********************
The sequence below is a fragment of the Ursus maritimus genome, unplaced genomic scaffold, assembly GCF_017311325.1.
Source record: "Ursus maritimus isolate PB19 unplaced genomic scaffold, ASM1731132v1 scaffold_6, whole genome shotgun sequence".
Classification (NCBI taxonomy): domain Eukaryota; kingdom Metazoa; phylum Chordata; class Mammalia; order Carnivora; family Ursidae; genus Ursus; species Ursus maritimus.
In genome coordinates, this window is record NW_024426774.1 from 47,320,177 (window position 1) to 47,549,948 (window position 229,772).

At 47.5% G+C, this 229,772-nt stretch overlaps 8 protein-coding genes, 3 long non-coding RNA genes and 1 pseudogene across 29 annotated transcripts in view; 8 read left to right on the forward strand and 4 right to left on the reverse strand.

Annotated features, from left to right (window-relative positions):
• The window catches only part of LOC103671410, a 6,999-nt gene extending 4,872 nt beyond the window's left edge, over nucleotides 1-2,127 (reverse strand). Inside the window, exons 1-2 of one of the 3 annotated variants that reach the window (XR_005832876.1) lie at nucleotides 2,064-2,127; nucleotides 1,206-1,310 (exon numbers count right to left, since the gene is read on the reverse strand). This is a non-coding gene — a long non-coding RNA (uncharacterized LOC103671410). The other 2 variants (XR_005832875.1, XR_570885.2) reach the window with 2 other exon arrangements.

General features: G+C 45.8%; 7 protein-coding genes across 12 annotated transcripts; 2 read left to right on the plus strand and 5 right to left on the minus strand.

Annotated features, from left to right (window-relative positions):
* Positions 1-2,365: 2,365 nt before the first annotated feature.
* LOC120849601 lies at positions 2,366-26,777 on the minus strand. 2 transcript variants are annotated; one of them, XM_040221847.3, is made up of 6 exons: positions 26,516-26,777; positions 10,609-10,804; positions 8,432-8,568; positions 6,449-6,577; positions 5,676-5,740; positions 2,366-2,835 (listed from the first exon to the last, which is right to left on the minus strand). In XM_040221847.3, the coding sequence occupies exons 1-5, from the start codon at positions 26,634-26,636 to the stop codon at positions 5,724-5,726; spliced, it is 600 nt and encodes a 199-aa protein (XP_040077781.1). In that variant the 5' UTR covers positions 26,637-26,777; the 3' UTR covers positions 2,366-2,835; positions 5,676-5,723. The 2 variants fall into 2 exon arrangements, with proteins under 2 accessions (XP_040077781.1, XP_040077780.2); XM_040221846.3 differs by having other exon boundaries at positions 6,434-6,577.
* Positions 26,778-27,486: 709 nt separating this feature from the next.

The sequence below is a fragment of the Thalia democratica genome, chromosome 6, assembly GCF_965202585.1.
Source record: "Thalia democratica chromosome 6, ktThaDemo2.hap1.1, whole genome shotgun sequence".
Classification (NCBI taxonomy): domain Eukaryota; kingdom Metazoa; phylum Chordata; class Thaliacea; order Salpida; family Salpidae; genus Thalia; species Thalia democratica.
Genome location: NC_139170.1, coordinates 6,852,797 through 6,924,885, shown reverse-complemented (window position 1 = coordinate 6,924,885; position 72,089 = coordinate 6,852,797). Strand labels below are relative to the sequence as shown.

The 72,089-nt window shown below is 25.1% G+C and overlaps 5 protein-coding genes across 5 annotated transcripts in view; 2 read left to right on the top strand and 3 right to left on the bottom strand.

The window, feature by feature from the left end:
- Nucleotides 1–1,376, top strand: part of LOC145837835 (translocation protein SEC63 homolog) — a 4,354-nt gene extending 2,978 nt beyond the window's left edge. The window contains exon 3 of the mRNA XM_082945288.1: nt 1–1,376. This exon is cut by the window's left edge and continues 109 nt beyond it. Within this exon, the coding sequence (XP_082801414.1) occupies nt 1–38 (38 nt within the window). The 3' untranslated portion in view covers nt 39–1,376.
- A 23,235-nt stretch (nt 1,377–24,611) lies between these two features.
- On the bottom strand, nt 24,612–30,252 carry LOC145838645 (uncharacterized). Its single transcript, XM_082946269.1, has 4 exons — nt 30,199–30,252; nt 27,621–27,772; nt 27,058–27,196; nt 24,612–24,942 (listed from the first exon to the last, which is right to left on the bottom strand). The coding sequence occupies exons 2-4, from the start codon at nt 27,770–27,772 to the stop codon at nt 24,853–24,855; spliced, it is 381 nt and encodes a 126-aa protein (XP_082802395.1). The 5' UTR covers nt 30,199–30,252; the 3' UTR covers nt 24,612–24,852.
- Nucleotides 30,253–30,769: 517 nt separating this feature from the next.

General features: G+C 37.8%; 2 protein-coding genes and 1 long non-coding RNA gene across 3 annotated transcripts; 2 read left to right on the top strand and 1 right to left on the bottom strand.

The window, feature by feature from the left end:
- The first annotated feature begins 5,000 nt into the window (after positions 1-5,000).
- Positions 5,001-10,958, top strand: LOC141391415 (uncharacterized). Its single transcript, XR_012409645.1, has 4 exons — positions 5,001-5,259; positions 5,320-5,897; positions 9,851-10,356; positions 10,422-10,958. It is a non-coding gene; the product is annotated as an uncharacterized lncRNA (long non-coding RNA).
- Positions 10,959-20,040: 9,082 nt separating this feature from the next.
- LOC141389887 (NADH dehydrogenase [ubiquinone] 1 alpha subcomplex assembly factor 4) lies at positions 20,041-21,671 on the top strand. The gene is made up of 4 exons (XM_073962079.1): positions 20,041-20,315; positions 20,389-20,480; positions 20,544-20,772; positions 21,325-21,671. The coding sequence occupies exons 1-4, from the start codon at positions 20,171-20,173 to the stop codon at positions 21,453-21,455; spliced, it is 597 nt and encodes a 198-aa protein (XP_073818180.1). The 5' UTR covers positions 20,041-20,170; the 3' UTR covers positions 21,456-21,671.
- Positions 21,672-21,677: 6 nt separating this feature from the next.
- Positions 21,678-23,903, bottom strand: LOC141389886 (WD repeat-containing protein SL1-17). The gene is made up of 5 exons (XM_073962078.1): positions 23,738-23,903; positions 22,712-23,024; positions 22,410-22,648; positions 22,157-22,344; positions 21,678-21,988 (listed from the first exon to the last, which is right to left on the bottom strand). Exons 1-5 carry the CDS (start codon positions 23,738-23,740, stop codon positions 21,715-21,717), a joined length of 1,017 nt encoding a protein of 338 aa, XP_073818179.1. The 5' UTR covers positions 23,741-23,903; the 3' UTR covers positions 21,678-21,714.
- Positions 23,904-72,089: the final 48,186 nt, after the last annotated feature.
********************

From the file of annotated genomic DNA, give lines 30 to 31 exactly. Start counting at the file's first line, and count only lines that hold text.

- Positions 21,678-23,903, bottom strand: LOC141389886 (WD repeat-containing protein SL1-17). The gene is made up of 5 exons (XM_073962078.1): positions 23,738-23,903; positions 22,712-23,024; positions 22,410-22,648; positions 22,157-22,344; positions 21,678-21,988 (listed from the first exon to the last, which is right to left on the bottom strand). Exons 1-5 carry the CDS (start codon positions 23,738-23,740, stop codon positions 21,715-21,717), a joined length of 1,017 nt encoding a protein of 338 aa, XP_073818179.1. The 5' UTR covers positions 23,741-23,903; the 3' UTR covers positions 21,678-21,714.
- Positions 23,904-72,089: the final 48,186 nt, after the last annotated feature.